You’ve probably done everything you can to go green as a small business. Energy-saving bulbs, smart hot water and heating gadgets, double glazing, insulation, a general awareness about the value of conserving energy and the willingness to support green issues, even if it’s only signing online petitions, is about it.
What do you do next to make our world a better place? Collaboration and social responsibility are a great way to extend goodwill into your community and beyond, and reap the inevitable business benefits of being an all-round jolly good egg.
Inspired by the ongoing battle for a climate the world’s peoples can live safely and well in, more and more businesses are shifting their focus to social justice. It’s Corporate Social Responsibility. It concerns the way your business produces an overall positive impact on society. And small businesses like yours can do it too, doing the decent thing whether you’re a start-up, mini-business, SME, freelancer or sole trader.
About CSR for small businesses
In a way it’s easier for small, local businesses to make an impact on their area and the people who live in it. You know the place like the back of your hand, you’re aware of its issues and know what’s best about it. You are perfectly placed to pick and choose how to do the most good.
In an ideal world social responsibility is an integral part of the wealth creation process. It makes sense since anything that’s merely peripheral to the main business will always be the first thing to go in a crisis. When it’s managed well CSR enhances competitiveness and also maximises wealth creation to society in general. Even when times are hard, the incentive remains to practice CSR, do more and make even more of a positive impact.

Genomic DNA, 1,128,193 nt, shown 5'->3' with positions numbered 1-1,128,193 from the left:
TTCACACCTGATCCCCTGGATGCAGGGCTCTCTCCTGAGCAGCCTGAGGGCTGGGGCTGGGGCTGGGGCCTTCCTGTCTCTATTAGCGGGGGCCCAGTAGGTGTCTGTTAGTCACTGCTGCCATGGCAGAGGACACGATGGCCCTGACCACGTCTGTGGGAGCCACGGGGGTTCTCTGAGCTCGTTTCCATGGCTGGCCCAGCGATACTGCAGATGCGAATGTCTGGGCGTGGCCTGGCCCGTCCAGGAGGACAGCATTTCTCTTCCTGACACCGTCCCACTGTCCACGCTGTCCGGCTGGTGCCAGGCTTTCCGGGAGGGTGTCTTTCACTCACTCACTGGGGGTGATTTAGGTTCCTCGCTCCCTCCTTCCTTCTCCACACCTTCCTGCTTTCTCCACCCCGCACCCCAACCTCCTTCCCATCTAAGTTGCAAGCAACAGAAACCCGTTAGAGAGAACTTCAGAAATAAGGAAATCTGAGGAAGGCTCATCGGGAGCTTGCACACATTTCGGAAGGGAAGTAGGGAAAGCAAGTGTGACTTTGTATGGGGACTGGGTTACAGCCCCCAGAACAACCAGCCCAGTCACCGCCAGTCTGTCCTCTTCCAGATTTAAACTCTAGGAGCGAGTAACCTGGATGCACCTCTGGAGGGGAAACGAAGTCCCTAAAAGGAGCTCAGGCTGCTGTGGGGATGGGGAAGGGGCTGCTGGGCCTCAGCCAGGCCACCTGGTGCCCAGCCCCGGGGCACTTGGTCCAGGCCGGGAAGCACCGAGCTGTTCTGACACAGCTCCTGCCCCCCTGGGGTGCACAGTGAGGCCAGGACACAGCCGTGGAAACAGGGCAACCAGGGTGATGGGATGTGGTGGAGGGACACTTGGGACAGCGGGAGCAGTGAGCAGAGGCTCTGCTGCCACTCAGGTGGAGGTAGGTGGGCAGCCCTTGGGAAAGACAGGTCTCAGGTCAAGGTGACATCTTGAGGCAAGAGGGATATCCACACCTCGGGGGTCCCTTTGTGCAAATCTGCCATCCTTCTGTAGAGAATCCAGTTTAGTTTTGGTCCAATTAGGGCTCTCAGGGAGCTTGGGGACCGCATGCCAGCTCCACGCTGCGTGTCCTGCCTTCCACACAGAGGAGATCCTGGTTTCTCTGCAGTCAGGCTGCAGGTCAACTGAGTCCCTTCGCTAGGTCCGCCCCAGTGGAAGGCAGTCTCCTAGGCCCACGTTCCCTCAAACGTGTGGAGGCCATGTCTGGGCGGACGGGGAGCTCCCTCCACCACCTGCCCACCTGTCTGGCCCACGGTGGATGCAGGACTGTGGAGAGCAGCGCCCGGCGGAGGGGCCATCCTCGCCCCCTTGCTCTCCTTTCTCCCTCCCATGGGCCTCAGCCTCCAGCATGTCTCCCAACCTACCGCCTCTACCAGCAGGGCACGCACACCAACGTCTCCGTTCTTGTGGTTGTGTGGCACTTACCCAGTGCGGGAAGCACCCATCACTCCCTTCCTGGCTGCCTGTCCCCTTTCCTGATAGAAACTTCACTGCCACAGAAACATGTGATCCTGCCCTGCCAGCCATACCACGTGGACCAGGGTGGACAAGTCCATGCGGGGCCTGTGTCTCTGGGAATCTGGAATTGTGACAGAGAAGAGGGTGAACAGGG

CSR means running your business in a manner that meets and even exceeds ethical, legal, commercial, regulatory and public expectations. It also means deciding voluntarily to contribute to a better society, integrating social and environmental concerns at grass roots level, in every aspect of your business.
What does CSR for small businesses actually involve?
You might run free courses out of office hours to train local people to use business software, or support local start-ups in creating an initial business plan. Your staff might volunteer at a local community garden, care home, children’s hospital or hospice, charity shop or animal sanctuary. And raise funds for it, too.
You might support local campaigns for or against new development, or provide your local newspaper with expert advice for their readers. Take work experience candidates from local schools. Or build cordial links with local businesses and actively support their growth plans.
Does going good really send more good things your way? Whether or not you believe in Karma, and whether it’s donating your time or energy, money or expertise, lending a helping hand makes people feel good. We love to help. It gives us a kick.
When groups of like-minded people get together to support a common cause, strong relationships are built. As a result your entire team is more motivated, enjoys work more and is better able to innovate. Which means CSR is also good for your bottom line.